If we look at creation (the world), we can see a continuous process of building and breaking. Everything consists of atoms (energies). These atoms are the building blocks of our world. For these building blocks to exist, we must have active forces to keep them together. We have day and night, hot and cold, positive and negative (charged), good and evil, cause and effect. We can say that creation consists of a duality. The movement (relationship) of these opposite forces creates an electromagnetic energy field. We know that two positively charged magnets oppose one another and a negative attracts a positive one, right? We as human beings also have an electromagnetic field in and around us. You might heard of an aura. The strength of that energy field has a lot to do with our own health and consciousness (mental, emotional and physical bodies). In creation, through our own thoughts and emotions we attract people that we like and oppose people we don’t like.

Chang, Raymond (2007). Chemistry, Ninth Edition. McGraw-Hill. pp. 52.

All living organisms are mainly made up of four elements: carbon, hydrogen, oxygen and nitrogen. They make up 96% of the atoms that are in living things, so they would be considered major chemical elements. Carbon, hydrogen, oxygen and nitrogen are known as the main “organic” elements because they form the building blocks that make life possible. Among the four, carbon is perhaps the most special, since it can form bonds with itself and makes molecules that have many different shapes. Carbon molecules can be short chains, long chains, bent chains, branching chains and ring shapes. The four classes of macromolecules that make life possible (protein, carbohydrates, lipids, and nucleic acids) are all made of carbon, along with the other three main organic elements.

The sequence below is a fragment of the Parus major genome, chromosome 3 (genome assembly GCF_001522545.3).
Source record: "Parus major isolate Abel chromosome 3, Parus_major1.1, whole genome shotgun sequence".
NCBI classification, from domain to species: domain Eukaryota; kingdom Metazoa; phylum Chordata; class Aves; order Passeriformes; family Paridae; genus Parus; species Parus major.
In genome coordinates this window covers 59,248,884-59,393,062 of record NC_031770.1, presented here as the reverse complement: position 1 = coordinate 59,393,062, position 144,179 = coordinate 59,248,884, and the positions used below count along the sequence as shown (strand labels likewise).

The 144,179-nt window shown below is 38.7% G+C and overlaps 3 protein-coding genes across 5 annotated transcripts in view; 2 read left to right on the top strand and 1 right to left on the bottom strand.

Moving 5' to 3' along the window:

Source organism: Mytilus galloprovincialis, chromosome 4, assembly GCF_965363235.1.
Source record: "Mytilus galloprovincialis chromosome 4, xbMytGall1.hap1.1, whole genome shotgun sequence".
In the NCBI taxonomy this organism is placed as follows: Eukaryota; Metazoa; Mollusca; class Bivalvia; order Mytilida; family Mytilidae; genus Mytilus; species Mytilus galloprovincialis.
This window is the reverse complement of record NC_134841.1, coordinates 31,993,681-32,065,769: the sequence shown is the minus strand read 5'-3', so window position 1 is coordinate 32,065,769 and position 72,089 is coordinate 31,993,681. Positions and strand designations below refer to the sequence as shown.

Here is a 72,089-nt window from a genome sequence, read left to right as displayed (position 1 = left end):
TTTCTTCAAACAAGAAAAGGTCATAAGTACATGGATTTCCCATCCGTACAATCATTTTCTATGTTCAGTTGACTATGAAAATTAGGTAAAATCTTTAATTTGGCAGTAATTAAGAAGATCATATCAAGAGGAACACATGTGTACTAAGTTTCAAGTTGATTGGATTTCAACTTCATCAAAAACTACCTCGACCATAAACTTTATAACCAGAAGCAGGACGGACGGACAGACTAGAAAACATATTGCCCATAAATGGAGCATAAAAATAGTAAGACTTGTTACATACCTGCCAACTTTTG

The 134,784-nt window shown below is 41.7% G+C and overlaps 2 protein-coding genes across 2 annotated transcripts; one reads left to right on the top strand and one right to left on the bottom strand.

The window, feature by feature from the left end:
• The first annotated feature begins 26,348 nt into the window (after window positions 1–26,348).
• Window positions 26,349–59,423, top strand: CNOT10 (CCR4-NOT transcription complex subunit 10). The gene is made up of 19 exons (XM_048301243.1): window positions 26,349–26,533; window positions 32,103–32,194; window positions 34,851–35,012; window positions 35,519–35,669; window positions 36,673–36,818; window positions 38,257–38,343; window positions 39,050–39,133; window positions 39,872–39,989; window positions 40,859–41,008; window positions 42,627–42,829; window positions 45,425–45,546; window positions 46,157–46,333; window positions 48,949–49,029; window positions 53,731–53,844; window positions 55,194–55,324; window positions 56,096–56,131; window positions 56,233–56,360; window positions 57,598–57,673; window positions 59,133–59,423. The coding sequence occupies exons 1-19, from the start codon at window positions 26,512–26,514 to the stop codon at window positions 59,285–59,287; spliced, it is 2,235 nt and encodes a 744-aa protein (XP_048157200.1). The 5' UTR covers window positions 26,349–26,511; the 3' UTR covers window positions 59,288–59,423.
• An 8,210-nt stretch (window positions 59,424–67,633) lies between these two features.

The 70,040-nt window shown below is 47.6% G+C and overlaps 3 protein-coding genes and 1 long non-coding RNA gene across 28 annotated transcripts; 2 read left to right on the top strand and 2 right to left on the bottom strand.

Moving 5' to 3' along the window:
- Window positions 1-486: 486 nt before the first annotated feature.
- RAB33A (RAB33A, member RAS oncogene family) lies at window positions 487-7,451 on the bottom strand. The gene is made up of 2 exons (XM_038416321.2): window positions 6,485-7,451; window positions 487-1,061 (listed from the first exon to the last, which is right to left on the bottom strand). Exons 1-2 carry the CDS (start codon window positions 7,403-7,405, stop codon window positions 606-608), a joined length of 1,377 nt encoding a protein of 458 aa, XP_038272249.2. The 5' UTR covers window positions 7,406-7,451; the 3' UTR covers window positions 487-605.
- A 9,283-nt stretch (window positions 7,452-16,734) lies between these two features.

Aside from the big four mentioned above, the next major elements would be phosphorus, sulfur, sodium, chlorine, potassium, calcium and magnesium. These make up 3.5% of living things. Phosphorus helps to connect the individual units of DNA into a long chain. Sulfur forms bridges between different parts of a protein, which help give the protein its 3D shape. Sodium, chlorine, potassium and calcium are essential for nerve cells to send electrical signals to other cells. And some enzymes require magnesium to work. These elements are also known as electrolytes.

Trace elements are present at low levels in organisms and make up just 0.5% of living cells. However, living things would not be able to survive without trace elements. Trace elements include iron, iodine, manganese, molybdenum, selenium, silicon, tin, vanadium, boron, chromium, cobalt, copper and fluorine. Iron is found in red blood cells and helps to carry oxygen into the blood stream. Iodine is important for making different forms of thyroid hormone, which regulates growth and energy levels in humans. Many of the trace elements are required by enzymes in order to make chemical reactions happen.